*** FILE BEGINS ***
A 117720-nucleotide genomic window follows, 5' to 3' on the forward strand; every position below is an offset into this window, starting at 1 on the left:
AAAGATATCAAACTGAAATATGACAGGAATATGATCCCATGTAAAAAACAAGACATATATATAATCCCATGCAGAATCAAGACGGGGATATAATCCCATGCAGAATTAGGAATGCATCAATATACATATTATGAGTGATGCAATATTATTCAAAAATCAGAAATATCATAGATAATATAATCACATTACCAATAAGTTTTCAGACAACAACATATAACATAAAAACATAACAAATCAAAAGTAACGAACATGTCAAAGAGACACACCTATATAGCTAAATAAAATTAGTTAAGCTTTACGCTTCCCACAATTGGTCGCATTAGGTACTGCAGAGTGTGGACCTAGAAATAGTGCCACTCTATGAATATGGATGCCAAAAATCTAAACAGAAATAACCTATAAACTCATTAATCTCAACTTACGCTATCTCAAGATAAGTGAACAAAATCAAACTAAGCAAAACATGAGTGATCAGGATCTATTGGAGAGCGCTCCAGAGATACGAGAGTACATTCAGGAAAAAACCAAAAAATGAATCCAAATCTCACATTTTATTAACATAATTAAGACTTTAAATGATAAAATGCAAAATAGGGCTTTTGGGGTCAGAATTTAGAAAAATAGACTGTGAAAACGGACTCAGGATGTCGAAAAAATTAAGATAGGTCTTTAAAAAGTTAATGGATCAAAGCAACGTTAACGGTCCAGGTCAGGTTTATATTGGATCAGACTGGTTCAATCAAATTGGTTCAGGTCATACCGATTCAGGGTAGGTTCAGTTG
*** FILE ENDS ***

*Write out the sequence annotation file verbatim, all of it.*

A 117720-nucleotide genomic window follows, 5' to 3' on the forward strand; every position below is an offset into this window, starting at 1 on the left:
AAAGATATCAAACTGAAATATGACAGGAATATGATCCCATGTAAAAAACAAGACATATATATAATCCCATGCAGAATCAAGACGGGGATATAATCCCATGCAGAATTAGGAATGCATCAATATACATATTATGAGTGATGCAATATTATTCAAAAATCAGAAATATCATAGATAATATAATCACATTACCAATAAGTTTTCAGACAACAACATATAACATAAAAACATAACAAATCAAAAGTAACGAACATGTCAAAGAGACACACCTATATAGCTAAATAAAATTAGTTAAGCTTTACGCTTCCCACAATTGGTCGCATTAGGTACTGCAGAGTGTGGACCTAGAAATAGTGCCACTCTATGAATATGGATGCCAAAAATCTAAACAGAAATAACCTATAAACTCATTAATCTCAACTTACGCTATCTCAAGATAAGTGAACAAAATCAAACTAAGCAAAACATGAGTGATCAGGATCTATTGGAGAGCGCTCCAGAGATACGAGAGTACATTCAGGAAAAAACCAAAAAATGAATCCAAATCTCACATTTTATTAACATAATTAAGACTTTAAATGATAAAATGCAAAATAGGGCTTTTGGGGTCAGAATTTAGAAAAATAGACTGTGAAAACGGACTCAGGATGTCGAAAAAATTAAGATAGGTCTTTAAAAAGTTAATGGATCAAAGCAACGTTAACGGTCCAGGTCAGGTTTATATTGGATCAGACTGGTTCAATCAAATTGGTTCAGGTCATACCGATTCAGGGTAGGTTCAGTTG